A New Project on Partisan Gerrymandering

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This is a big year for partisan gerrymandering. Recently, star litigator Paul M. Smith has cleared the decks for voting-rights cases in the courts. That’s just one move of many that assures that voting rights will be in the spotlight in the coming Supreme Court term.

The effects of partisan gerrymandering are plain in the graph above. Up until and including the election of 2010, seats the U.S. House were related to the national vote as indicated by the shaded gray zone. The redistricting of 2010 led to a jump of about a dozen seats away from partisan equity. The suddenness of this change, along with my statistical analysis (Stanford Law Review) reveals how this jump arose from partisan redistricting efforts in a handful of states.

Today, I am pleased to announce that starting in 2017, I will take my work on partisan gerrymandering to a new level. I am now looking for full-time help for the next one to two years.

As many readers know, I have developed simple statistical standards to define partisan gerrymandering. These standards are designed to be consistent with existing Supreme Court precedent, and avoid statutory and Constitutional landmines that other standards may hit. Representationally, this project may lead to a net change of dozens of House and other legislative seats. Cases are now percolating through courts in Wisconsin, Maryland, and North Carolina. Without getting into the details, I will say that our work will be unique, and is highly likely to be deployed as an argument in these cases.
My proposed standards have been published in the Stanford Law Review and the Election Law Journal, and have won a prize from Common Cause. If adopted, the tests will level the playing field between the two parties.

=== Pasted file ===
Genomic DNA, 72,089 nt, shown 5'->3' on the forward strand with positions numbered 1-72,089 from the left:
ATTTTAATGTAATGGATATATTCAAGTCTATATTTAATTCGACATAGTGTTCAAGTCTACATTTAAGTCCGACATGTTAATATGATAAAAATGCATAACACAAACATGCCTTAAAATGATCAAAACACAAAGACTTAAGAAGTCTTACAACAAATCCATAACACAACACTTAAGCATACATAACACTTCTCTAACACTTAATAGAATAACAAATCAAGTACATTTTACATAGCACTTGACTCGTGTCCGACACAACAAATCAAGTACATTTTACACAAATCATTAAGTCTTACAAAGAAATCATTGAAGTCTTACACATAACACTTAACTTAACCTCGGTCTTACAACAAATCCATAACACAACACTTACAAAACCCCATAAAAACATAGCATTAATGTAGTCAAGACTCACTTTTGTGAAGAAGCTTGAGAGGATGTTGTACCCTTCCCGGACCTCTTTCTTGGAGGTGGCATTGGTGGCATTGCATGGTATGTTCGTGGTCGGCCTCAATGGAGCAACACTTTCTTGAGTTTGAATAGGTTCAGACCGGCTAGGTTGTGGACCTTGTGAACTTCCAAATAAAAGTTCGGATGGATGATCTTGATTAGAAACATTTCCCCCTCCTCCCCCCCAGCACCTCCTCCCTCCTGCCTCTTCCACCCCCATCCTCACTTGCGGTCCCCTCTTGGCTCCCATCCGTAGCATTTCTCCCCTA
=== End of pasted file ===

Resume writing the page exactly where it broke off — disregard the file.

I am now recruiting a research assistant to do data analysis on elections and redistircting. I am looking for a politically interested and statistically savvy person, bachelor’s degree or higher, to assist in this project. It would be suitable for someone who is between college and graduate school; more mature analysts are also welcome. In addition to the practical impacts, original publications may arise from this project. The term of appointment is one year, renewable for a second year.

Together, we will:

  • Apply the statistical analysis to Congress and state legislatures, 1900-now;
  • Compare the results with map-based methods and other newer standards such as the efficiency gap;
  • Assist in the preparation of reports, in-depth analysis, and possible peer-reviewed publications; and

If time and expertise permit, we will also make the site gerrymander.princeton.edu more user-friendly. This will require HTML, CSS, JavaScript, and maybe Python. A second hire might be made in this area.

Soon there will be an official job posting. In advance of that, I invite interested people to send me an email at sswang@princeton.edu and describe their qualifications and availability.

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